As states across the country try to figure out how and when to lift their stay-at-home orders, companies are also determining the best time to bring employees back to the office. It seems that the largest tech companies are taking an incredibly cautious approach.
Google, for example, plans to reopen its offices in June, according to a leaked internal email by Google (and Google’s parent firm, Alphabet) CEO Sundar Pichai. However, that reopening will be extremely incremental, with only 10-15 percent of employees returning at first; the bulk of the company’s workers may end up working from home though 2021.
Twitter has taken a somewhat different approach: Now virtually all of its employees will work from home permanently, with the exception of a few (such as those who maintain servers) who must head into a physical workspace in order to do their jobs. At the other social network, Facebook, some employees will venture back into the office in July, but most of the workforce will likely operate from home through the end of 2020.
Apple’s phased approach to reintroducing employees to the office may be complicated somewhat by its enormous hardware divisions, which may require more teams to actually operate in-person. “The first swath of employees returning to offices will likely focus on hardware development,” Bloomberg stated in a report about Apple’s plans. “Apple’s labs for future major hardware initiatives, such as planned virtual-reality and augmented-reality headsets, have been dialed back during the work from home period.”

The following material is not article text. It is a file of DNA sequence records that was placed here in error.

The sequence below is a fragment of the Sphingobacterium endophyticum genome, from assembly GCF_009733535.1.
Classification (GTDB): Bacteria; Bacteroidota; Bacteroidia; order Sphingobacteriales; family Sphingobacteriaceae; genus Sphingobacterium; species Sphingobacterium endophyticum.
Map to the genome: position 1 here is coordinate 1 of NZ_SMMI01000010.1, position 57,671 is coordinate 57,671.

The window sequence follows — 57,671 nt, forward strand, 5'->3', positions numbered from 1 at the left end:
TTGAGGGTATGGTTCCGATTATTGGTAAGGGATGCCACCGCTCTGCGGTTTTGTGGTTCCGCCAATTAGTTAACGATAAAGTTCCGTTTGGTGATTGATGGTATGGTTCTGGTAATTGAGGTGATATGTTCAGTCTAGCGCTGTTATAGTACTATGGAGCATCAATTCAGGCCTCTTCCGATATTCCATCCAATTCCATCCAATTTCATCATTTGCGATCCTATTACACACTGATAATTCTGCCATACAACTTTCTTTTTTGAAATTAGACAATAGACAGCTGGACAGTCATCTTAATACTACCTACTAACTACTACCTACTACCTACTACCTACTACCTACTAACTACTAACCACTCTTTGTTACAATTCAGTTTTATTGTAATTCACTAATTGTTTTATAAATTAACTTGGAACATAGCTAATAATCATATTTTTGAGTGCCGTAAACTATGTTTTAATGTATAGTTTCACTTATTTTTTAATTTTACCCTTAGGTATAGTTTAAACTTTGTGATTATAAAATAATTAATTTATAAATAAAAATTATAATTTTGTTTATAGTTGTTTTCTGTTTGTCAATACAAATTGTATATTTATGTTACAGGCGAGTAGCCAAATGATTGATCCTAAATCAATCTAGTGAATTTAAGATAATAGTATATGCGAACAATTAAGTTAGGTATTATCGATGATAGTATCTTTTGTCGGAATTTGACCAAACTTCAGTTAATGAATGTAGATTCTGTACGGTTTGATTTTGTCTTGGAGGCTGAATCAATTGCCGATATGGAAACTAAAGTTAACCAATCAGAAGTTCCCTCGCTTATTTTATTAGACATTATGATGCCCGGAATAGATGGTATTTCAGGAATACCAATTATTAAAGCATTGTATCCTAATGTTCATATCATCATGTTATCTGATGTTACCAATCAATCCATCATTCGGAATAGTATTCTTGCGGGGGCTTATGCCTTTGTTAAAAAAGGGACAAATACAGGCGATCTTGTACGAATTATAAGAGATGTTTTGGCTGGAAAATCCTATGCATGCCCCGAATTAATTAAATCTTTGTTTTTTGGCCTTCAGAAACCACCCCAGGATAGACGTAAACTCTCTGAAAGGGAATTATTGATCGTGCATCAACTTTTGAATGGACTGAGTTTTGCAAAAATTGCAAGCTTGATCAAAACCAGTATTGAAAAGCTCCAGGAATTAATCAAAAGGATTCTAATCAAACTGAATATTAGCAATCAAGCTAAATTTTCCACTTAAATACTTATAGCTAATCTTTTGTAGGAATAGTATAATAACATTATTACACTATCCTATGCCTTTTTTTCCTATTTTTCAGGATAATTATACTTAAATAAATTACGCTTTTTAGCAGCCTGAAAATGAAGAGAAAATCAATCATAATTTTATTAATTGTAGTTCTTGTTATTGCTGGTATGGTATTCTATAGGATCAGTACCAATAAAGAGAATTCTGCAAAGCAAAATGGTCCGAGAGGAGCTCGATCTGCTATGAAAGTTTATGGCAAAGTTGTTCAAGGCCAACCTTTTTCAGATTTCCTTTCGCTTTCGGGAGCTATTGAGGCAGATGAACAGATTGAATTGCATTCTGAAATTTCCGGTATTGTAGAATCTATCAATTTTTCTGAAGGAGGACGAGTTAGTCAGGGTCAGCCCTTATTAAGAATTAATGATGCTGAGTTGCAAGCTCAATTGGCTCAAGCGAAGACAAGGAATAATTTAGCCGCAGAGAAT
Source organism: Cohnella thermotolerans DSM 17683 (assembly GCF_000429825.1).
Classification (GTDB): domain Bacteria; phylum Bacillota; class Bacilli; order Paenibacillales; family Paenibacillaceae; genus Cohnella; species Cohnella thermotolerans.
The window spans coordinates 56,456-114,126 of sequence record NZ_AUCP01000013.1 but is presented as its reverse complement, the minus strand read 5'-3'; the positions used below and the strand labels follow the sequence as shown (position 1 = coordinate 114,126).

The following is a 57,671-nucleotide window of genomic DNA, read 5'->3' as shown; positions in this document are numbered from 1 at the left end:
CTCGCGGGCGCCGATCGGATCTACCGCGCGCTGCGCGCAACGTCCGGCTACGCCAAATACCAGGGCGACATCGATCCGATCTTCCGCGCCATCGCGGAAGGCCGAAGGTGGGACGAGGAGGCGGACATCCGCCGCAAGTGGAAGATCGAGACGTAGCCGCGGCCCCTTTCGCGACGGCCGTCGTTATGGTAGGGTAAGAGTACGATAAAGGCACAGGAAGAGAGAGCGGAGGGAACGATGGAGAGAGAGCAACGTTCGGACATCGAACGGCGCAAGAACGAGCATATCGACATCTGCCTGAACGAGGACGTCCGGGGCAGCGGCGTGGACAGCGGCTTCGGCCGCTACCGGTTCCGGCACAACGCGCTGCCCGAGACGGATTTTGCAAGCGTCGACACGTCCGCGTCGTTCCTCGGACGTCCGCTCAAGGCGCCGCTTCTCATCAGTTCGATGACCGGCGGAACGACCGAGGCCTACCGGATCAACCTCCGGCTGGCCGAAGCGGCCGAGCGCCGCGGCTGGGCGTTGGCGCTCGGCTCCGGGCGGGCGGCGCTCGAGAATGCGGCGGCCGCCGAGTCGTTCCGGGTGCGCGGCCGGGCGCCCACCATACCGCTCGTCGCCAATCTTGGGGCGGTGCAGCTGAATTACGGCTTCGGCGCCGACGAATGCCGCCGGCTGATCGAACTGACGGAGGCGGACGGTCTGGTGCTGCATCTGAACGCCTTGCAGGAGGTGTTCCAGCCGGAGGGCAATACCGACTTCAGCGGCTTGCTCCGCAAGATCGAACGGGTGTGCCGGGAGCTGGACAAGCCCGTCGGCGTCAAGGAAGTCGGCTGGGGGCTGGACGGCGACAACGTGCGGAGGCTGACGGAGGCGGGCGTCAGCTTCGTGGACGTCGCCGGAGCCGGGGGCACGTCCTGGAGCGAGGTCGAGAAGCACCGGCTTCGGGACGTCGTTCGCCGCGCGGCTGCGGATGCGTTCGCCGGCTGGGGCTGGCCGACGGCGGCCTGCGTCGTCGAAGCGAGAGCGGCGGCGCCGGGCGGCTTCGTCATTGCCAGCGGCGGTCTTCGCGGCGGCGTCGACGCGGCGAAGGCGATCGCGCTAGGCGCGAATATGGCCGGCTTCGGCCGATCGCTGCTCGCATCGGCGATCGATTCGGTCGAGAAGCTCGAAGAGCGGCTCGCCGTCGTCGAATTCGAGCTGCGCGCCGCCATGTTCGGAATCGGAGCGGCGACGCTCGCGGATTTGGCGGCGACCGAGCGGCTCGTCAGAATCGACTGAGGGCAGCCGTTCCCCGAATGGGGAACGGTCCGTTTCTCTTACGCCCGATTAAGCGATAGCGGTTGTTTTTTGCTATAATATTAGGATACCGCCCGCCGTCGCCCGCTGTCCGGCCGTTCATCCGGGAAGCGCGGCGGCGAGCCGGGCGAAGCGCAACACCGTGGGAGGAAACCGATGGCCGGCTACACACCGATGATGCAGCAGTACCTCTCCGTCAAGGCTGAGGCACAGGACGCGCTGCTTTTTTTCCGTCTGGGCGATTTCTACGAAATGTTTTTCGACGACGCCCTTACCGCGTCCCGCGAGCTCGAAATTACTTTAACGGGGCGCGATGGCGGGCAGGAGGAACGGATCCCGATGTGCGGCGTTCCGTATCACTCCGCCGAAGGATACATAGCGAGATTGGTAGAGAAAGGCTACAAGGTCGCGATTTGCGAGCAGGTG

In broad strokes, though, Apple’s plan mimics that of the other big tech firms. “We don’t envision, at least today, everyone going back at the same time,” Apple CEO Tim Cook said during a virtual employee meeting, again according to Bloomberg. “It may be different teams go back at a different time, it may be people within a team go back at different times.”
(It’s worth noting that Daring Fireball takes issue with the angle of Bloomberg’s reporting, while suggesting that Apple’s timeline for reopening hasn’t been firmed up: “Apple Park is so sparse right now that the employees who are on campus often see no other humans while there.”)
Handling Home Lockdown
When it comes to COVID-19 lockdowns, it’s not just the biggest companies; a huge percentage of technologists might end up working from home for many months to come. Fortunately, Dice’s latest polling suggests that technologists are becoming increasingly used to getting work done while isolated at home. The number of those who most intensely disliked working from home decreased from 3.6 percent to 2.1 percent (that’s a 40.6 percent drop) between the two reporting periods of our survey (which were two weeks apart).
Technologists have been generally impressed with how their companies have responded to the COVID-19 crisis; on a scale of 1 to 5, some 35.6 percent reported being at a 5, or “extremely impressed” with their company’s response. Some 35.4 percent said they were at a 4. On the other end of the scale, only 6.1 percent said they weren’t at all impressed.
Future editions of Dice’s COVID-19 Sentiment Survey will show whether these trends sustain over more months of stay-at-home orders. In the meantime, though, technologists generally seem to be okay with how their managers have been navigating through this crisis.
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